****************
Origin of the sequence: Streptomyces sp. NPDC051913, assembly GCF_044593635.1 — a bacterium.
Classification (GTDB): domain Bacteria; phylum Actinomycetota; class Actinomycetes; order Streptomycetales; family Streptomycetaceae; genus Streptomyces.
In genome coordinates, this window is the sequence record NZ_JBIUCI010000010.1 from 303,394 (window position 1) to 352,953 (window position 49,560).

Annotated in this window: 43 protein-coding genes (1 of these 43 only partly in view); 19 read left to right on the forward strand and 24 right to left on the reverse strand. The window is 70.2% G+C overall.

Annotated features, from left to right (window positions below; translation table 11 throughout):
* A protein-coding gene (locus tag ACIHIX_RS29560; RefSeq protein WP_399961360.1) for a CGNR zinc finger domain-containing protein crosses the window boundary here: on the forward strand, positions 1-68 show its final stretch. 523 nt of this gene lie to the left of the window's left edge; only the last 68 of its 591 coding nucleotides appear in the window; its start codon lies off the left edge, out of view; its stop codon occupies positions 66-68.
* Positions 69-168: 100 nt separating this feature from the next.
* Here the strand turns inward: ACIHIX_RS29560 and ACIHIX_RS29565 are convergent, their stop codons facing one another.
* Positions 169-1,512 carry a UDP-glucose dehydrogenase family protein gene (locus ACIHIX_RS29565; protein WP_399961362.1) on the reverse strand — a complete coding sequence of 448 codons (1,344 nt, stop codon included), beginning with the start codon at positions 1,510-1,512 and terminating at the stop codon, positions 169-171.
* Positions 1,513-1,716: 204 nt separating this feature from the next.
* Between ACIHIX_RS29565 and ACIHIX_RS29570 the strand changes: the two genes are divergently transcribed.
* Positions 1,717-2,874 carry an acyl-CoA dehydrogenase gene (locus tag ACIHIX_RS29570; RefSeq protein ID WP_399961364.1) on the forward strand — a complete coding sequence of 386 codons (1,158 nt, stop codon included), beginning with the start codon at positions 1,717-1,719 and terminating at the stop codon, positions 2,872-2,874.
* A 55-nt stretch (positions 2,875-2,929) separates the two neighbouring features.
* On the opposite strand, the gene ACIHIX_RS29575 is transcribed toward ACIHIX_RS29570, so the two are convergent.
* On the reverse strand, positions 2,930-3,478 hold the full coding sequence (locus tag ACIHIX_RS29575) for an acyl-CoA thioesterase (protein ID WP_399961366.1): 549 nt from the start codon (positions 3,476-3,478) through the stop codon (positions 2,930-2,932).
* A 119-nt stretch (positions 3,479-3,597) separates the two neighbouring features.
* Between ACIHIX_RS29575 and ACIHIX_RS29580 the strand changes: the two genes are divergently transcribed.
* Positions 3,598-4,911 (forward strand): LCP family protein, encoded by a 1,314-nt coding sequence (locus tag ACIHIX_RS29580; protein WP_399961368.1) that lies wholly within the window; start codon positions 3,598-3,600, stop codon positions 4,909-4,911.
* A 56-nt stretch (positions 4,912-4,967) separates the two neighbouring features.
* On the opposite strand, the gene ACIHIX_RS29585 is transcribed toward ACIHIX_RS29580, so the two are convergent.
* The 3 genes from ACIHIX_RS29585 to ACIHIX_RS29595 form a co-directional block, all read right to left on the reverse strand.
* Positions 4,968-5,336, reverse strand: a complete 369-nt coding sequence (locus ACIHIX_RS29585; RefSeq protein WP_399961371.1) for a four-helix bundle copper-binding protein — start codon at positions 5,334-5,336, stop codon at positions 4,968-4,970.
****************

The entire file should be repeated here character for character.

Origin of the sequence: Streptomyces sp. NPDC051913, assembly GCF_044593635.1 — a bacterium.
Classification (GTDB): domain Bacteria; phylum Actinomycetota; class Actinomycetes; order Streptomycetales; family Streptomycetaceae; genus Streptomyces.
In genome coordinates, this window is the sequence record NZ_JBIUCI010000010.1 from 303,394 (window position 1) to 352,953 (window position 49,560).

Annotated in this window: 43 protein-coding genes (1 of these 43 only partly in view); 19 read left to right on the forward strand and 24 right to left on the reverse strand. The window is 70.2% G+C overall.

Annotated features, from left to right (window positions below; translation table 11 throughout):
* A protein-coding gene (locus tag ACIHIX_RS29560; RefSeq protein WP_399961360.1) for a CGNR zinc finger domain-containing protein crosses the window boundary here: on the forward strand, positions 1-68 show its final stretch. 523 nt of this gene lie to the left of the window's left edge; only the last 68 of its 591 coding nucleotides appear in the window; its start codon lies off the left edge, out of view; its stop codon occupies positions 66-68.
* Positions 69-168: 100 nt separating this feature from the next.
* Here the strand turns inward: ACIHIX_RS29560 and ACIHIX_RS29565 are convergent, their stop codons facing one another.
* Positions 169-1,512 carry a UDP-glucose dehydrogenase family protein gene (locus ACIHIX_RS29565; protein WP_399961362.1) on the reverse strand — a complete coding sequence of 448 codons (1,344 nt, stop codon included), beginning with the start codon at positions 1,510-1,512 and terminating at the stop codon, positions 169-171.
* Positions 1,513-1,716: 204 nt separating this feature from the next.
* Between ACIHIX_RS29565 and ACIHIX_RS29570 the strand changes: the two genes are divergently transcribed.
* Positions 1,717-2,874 carry an acyl-CoA dehydrogenase gene (locus tag ACIHIX_RS29570; RefSeq protein ID WP_399961364.1) on the forward strand — a complete coding sequence of 386 codons (1,158 nt, stop codon included), beginning with the start codon at positions 1,717-1,719 and terminating at the stop codon, positions 2,872-2,874.
* A 55-nt stretch (positions 2,875-2,929) separates the two neighbouring features.
* On the opposite strand, the gene ACIHIX_RS29575 is transcribed toward ACIHIX_RS29570, so the two are convergent.
* On the reverse strand, positions 2,930-3,478 hold the full coding sequence (locus tag ACIHIX_RS29575) for an acyl-CoA thioesterase (protein ID WP_399961366.1): 549 nt from the start codon (positions 3,476-3,478) through the stop codon (positions 2,930-2,932).
* A 119-nt stretch (positions 3,479-3,597) separates the two neighbouring features.
* Between ACIHIX_RS29575 and ACIHIX_RS29580 the strand changes: the two genes are divergently transcribed.
* Positions 3,598-4,911 (forward strand): LCP family protein, encoded by a 1,314-nt coding sequence (locus tag ACIHIX_RS29580; protein WP_399961368.1) that lies wholly within the window; start codon positions 3,598-3,600, stop codon positions 4,909-4,911.
* A 56-nt stretch (positions 4,912-4,967) separates the two neighbouring features.
* On the opposite strand, the gene ACIHIX_RS29585 is transcribed toward ACIHIX_RS29580, so the two are convergent.
* The 3 genes from ACIHIX_RS29585 to ACIHIX_RS29595 form a co-directional block, all read right to left on the reverse strand.
* Positions 4,968-5,336, reverse strand: a complete 369-nt coding sequence (locus ACIHIX_RS29585; RefSeq protein WP_399961371.1) for a four-helix bundle copper-binding protein — start codon at positions 5,334-5,336, stop codon at positions 4,968-4,970.